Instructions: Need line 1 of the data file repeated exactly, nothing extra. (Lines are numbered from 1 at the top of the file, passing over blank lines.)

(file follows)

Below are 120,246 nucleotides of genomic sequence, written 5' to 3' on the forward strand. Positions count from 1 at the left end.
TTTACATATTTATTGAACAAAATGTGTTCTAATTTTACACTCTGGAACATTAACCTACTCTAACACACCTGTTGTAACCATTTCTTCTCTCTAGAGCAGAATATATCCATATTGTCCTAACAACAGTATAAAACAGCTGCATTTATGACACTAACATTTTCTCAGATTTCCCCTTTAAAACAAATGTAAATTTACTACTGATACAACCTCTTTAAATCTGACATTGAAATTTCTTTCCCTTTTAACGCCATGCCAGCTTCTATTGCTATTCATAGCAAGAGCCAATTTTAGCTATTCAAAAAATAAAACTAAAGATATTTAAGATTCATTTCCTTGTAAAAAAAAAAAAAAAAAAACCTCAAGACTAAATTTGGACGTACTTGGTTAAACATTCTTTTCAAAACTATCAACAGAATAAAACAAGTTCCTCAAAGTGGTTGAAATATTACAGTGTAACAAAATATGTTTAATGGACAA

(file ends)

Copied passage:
Below are 120,246 nucleotides of genomic sequence, written 5' to 3' on the forward strand. Positions count from 1 at the left end.